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NIDDK Archives

New look at atherosclerosis

Jul. 11, 2019—A new imaging method makes it possible to directly measure cell division and changes in metabolism in atherosclerotic plaques.

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Microbiome links diet to health

Jun. 20, 2019—Vanderbilt researchers have discovered that the gut microbiome composition modulates how dietary nutrients are metabolized, with potential downstream consequences on metabolic health.

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The dynamic basement

May. 9, 2019—Vanderbilt scientists led by Andrea Page-McCaw have discovered a new way to analyze repair of basement membranes — important structural and functional components of tissues.

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Receptor’s role in stopping H. pylori

Apr. 25, 2019—The immune receptor NOD1 may be a prime target for preventing or treating H. pylori infections — the most significant risk factor for stomach cancer, Vanderbilt researchers have discovered.

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Low oxygen and antibody responses

Apr. 25, 2019—Mark Boothby and colleagues are exploring the factors that contribute to antibody production and quality, which are key to our defense against pathogens and response to vaccines.

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Drug interaction causes hypotension

Mar. 28, 2019—A muscle relaxing-drug and inhibitors of the metabolic enzyme CYP1A2 interact to cause severely low blood pressure and should not be co-prescribed, Vanderbilt investigators caution.

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Reprogramming cells for kidney repair

Mar. 14, 2019—Using gene transfer technologies to reprogram adult human kidney cells could lead to novel therapies for chronic kidney disease.

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Protein loss promotes cell migration

Feb. 28, 2019—The protein kinase STK17A plays a novel role in epithelial cells and its loss may contribute to colorectal cancer invasion and metastasis, Vanderbilt researchers report.

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Adhesion protein optimizes border

Feb. 14, 2019—Matthew Tyska and colleagues have found that an adhesion protein plays a key role in building the intestinal brush border that is essential for absorbing nutrients.

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New target for chronic kidney disease

Jan. 31, 2019—Preventing the formation of secretory structures that promote scarring in the kidney could offer new therapeutic options for a disease that affects millions of people worldwide.

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Pain relievers a risk for C. diff?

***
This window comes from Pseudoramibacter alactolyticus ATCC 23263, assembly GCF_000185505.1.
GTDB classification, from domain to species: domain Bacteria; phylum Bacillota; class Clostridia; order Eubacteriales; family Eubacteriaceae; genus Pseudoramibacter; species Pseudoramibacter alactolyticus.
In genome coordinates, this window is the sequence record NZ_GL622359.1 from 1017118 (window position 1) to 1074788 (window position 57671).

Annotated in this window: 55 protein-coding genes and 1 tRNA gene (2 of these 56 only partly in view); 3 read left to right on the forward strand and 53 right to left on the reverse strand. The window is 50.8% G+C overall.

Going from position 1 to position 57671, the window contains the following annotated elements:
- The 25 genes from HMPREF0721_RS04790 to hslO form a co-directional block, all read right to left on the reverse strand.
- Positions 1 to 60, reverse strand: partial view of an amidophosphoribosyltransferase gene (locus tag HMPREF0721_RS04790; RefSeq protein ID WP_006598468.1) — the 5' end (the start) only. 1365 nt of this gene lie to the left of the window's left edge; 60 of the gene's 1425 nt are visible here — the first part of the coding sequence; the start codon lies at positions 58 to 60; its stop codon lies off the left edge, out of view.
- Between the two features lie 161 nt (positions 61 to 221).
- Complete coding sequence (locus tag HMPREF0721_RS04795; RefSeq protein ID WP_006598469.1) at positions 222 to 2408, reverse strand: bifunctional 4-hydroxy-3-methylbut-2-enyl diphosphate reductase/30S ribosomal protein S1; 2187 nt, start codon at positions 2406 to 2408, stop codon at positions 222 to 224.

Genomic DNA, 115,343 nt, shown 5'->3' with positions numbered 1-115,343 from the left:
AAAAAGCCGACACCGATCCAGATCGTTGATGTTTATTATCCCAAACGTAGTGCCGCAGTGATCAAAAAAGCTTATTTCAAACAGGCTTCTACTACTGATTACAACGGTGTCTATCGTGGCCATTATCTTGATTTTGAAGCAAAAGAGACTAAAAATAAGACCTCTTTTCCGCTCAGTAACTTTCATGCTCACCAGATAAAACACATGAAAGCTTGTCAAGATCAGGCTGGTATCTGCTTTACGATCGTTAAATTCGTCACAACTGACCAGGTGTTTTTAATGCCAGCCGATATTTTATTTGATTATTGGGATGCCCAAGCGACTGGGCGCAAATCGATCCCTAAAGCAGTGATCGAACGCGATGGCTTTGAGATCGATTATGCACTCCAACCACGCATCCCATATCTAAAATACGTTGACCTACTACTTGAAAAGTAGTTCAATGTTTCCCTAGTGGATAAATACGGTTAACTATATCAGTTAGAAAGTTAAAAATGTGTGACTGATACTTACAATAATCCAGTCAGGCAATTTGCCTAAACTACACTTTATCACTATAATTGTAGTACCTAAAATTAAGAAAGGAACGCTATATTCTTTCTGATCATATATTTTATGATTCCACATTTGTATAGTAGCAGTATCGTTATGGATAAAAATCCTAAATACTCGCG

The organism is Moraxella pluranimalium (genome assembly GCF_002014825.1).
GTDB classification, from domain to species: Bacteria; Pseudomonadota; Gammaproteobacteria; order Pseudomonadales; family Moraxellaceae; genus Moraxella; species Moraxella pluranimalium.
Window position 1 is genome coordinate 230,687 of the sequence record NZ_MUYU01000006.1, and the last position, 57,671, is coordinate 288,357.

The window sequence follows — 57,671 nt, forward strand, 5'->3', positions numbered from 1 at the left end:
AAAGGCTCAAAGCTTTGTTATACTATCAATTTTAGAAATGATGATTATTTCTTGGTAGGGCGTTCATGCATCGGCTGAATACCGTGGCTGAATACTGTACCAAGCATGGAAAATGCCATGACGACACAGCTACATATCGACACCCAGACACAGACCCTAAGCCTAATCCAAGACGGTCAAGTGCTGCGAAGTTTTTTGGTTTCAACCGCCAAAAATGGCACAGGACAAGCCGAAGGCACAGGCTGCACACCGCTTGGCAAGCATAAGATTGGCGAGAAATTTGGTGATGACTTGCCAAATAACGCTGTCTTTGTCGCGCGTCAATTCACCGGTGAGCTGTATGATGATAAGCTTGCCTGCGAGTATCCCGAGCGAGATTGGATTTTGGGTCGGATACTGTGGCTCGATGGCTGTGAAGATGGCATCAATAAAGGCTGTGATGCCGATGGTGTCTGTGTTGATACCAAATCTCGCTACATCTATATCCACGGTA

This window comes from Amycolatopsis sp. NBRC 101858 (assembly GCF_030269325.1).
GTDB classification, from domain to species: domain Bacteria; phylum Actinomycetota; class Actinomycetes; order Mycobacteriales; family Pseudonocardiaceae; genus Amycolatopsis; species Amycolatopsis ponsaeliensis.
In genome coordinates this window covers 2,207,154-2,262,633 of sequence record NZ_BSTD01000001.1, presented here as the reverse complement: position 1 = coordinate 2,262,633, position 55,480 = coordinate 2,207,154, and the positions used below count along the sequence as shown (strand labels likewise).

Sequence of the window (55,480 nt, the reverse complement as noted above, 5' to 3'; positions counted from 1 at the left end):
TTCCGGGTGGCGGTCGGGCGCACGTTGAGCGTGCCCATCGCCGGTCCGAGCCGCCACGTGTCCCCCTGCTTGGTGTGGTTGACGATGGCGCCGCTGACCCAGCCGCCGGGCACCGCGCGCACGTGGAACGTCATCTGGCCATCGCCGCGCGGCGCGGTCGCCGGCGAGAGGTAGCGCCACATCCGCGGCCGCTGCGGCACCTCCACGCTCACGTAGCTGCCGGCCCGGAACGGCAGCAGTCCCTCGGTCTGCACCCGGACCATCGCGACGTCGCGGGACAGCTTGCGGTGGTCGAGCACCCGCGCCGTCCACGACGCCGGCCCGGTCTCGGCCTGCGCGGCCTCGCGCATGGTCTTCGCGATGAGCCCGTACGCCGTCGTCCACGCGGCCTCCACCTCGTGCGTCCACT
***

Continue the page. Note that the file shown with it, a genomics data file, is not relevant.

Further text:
Jan. 17, 2019—A link between anti-inflammatory drugs such as ibuprofen and C. diff infection suggests caution against overusing such drugs in patients at high risk for infection.

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Building a pancreas

Jan. 17, 2019—Vanderbilt investigators are defining the genetic programs that control the development of pancreatic beta cells — studies that could inform new cellular or regenerative therapies for diabetes.

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Recent Stories from VUMC News and Communications Publications

The first few minutes of Charlie’s life were a blur, as a team of doctors and nurses at VUMC worked to resuscitate him and stabilize his heart rate. He was then transferred to the Neonatal Intensive Care Unit at Monroe Carell Jr. Children’s Hospital at Vanderbilt.

Hope

The first few minutes of Charlie’s life were a blur, as a team of doctors and nurses at VUMC worked to resuscitate him and stabilize his heart rate. He was then transferred to the Neonatal Intensive Care Unit at Monroe Carell Jr. Children’s Hospital at Vanderbilt.

Tucked away in a Vanderbilt conference room, 36 adults huddle over Lego pieces. Eleven teams have been assigned to assemble multicolored Legos using the written directions included in the packet. The result should be a Frankenstein figure.

Vanderbilt Nurse

Tucked away in a Vanderbilt conference room, 36 adults huddle over Lego pieces. Eleven teams have been assigned to assemble multicolored Legos using the written directions included in the packet. The result should be a Frankenstein figure.

Marissa Benchea has CF, and she is one of hundreds of thousands of adults not only surviving but thriving with a chronic childhood disease.

Vanderbilt Medicine

Marissa Benchea has CF, and she is one of hundreds of thousands of adults not only surviving but thriving with a chronic childhood disease.

One hundred years ago, multiple “waves” of a deadly flu swept across the world.

Vanderbilt Medicine

One hundred years ago, multiple “waves” of a deadly flu swept across the world.

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